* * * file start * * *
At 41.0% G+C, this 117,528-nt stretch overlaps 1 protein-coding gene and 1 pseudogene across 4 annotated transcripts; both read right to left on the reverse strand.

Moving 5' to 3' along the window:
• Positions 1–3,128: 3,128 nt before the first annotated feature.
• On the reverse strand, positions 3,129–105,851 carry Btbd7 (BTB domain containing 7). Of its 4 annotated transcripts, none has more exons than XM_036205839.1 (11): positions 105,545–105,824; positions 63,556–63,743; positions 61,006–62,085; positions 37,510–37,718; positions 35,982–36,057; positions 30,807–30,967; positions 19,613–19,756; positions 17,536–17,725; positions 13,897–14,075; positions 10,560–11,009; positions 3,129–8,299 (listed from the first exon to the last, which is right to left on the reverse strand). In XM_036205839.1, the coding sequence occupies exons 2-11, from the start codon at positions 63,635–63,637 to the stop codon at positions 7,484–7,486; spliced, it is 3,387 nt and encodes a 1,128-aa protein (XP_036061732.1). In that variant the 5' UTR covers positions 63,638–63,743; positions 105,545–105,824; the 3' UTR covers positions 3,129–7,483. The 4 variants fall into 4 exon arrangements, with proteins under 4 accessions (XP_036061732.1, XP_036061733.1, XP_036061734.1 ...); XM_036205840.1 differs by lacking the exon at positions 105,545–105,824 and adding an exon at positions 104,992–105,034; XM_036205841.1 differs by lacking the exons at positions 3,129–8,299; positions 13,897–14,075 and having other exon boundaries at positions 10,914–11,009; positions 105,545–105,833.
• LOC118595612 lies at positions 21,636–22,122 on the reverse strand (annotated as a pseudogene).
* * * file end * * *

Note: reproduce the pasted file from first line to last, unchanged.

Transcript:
At 41.0% G+C, this 117,528-nt stretch overlaps 1 protein-coding gene and 1 pseudogene across 4 annotated transcripts; both read right to left on the reverse strand.

Moving 5' to 3' along the window:
• Positions 1–3,128: 3,128 nt before the first annotated feature.
• On the reverse strand, positions 3,129–105,851 carry Btbd7 (BTB domain containing 7). Of its 4 annotated transcripts, none has more exons than XM_036205839.1 (11): positions 105,545–105,824; positions 63,556–63,743; positions 61,006–62,085; positions 37,510–37,718; positions 35,982–36,057; positions 30,807–30,967; positions 19,613–19,756; positions 17,536–17,725; positions 13,897–14,075; positions 10,560–11,009; positions 3,129–8,299 (listed from the first exon to the last, which is right to left on the reverse strand). In XM_036205839.1, the coding sequence occupies exons 2-11, from the start codon at positions 63,635–63,637 to the stop codon at positions 7,484–7,486; spliced, it is 3,387 nt and encodes a 1,128-aa protein (XP_036061732.1). In that variant the 5' UTR covers positions 63,638–63,743; positions 105,545–105,824; the 3' UTR covers positions 3,129–7,483. The 4 variants fall into 4 exon arrangements, with proteins under 4 accessions (XP_036061732.1, XP_036061733.1, XP_036061734.1 ...); XM_036205840.1 differs by lacking the exon at positions 105,545–105,824 and adding an exon at positions 104,992–105,034; XM_036205841.1 differs by lacking the exons at positions 3,129–8,299; positions 13,897–14,075 and having other exon boundaries at positions 10,914–11,009; positions 105,545–105,833.
• LOC118595612 lies at positions 21,636–22,122 on the reverse strand (annotated as a pseudogene).